“Prose both scabrous and poetic.” – Publishers Weekly. “Proust meets Chandler over a pint of Guinness.” – Spectator. “A sheer pleasure.” – Tana French. “Among the most memorable books of the year, of any genre.” – Sunday Times. “A hardboiled delight.” – Guardian. “Imagine Donald Westlake and Richard Stark collaborating on a screwball noir.” – Kirkus Reviews. “A cross between Raymond Chandler and Flann O’Brien.” – John Banville. “The effortless cool of Elmore Leonard at his peak.” – Ray Banks. “A fine writer at the top of his game.” – Lee Child.

Friday, May 18, 2012

No Apostrophe? Now That Is Peculier

I’ve been more than a bit baffled over the last few years about the fact that John Connolly never seems to be nominated for the plethora of crime fiction awards. I wouldn’t mind so much if Connolly had, like so many successful authors before him, hit a plateau in terms of ability and ambition and was simply churning out the same book year after year. Anyone who has read his last two novels in particular, however, will testify that this is not the case; indeed, I’d argue that John Connolly is now writing the best fiction of his career. THE BURNING SOUL, especially, struck me as a very special novel, so I’m delighted to see that it has been recognised as such, and long-listed for the ‘Theakstons Old Peculier Crime Novel of the Year (a much-coveted title, despite (cue pedantic harrumph) the criminal absence of an apostrophe in the title of a writing competition. If you tolerate this, then your children will be unpunctuated, etc.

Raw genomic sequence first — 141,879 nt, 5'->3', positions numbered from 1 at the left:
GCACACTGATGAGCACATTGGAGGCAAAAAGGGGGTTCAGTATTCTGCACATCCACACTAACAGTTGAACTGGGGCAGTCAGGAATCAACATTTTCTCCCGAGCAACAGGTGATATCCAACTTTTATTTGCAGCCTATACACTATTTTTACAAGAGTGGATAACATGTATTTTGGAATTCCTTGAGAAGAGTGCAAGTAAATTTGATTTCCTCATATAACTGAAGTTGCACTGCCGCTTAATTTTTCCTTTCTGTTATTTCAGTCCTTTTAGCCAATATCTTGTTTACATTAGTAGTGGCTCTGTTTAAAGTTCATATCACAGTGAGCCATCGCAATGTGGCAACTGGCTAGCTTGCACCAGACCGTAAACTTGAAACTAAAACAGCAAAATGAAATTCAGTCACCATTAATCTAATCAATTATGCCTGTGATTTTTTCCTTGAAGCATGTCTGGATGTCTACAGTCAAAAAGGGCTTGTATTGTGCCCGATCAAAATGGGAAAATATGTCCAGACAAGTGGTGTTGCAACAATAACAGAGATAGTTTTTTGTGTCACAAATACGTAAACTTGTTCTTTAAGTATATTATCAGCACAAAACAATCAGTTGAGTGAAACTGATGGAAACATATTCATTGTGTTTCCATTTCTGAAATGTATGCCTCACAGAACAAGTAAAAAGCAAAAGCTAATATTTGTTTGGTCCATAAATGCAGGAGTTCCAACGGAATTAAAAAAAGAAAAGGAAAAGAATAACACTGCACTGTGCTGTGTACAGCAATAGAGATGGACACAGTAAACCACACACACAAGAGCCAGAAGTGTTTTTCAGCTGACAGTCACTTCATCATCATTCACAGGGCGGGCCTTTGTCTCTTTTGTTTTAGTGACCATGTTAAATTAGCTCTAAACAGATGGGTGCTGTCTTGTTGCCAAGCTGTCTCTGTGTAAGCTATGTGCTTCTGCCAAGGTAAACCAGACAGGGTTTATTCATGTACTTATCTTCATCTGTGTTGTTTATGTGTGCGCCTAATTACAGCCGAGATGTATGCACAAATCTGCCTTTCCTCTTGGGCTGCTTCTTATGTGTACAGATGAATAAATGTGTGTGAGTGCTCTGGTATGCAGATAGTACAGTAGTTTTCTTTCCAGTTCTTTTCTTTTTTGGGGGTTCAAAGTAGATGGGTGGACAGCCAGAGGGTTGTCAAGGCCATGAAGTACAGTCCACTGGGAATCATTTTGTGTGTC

I’m equally delighted to see that Stuart Neville has also been nominated for said prize, for COLLUSION, which is to my mind the finest of his three novels to date, notwithstanding the fact that everyone else seems to prefer his debut, THE GHOSTS OF BELFAST (aka THE TWELVE). COLLUSION has previously been nominated for the LA Times Crime / Mystery Novel of the Year, an award Neville won with THE GHOSTS OF BELFAST, so the book has pedigree in this kind of thing.
  Either book has a very strong claim to actually winning the prize, although they’ll have to survive the shortlist cull first, which takes place on July 5th, I think; but they’re up against some very strong opposition, including novels from Val McDermid, Robert Harris, Denise Mina and Ian Rankin, not to mention last year’s most wildly overrated crime novel, BEFORE I GO TO SLEEP by SJ Watson.
  For the full long-list line-up, clickety-click on the venerable It’s A Crime (or a Mystery)

3 comments:

crimeficreader said...

Thanks Chuck!

crimeficreader said...

PS, I think the lack of apostrophe is down to branding of the beer manufacturer.

Stuart Neville said...

Thanks, Dec. It's a particularly strong field this year, so I don't fancy my chances of making it past the longlist. Congratulations to everyone else in the running.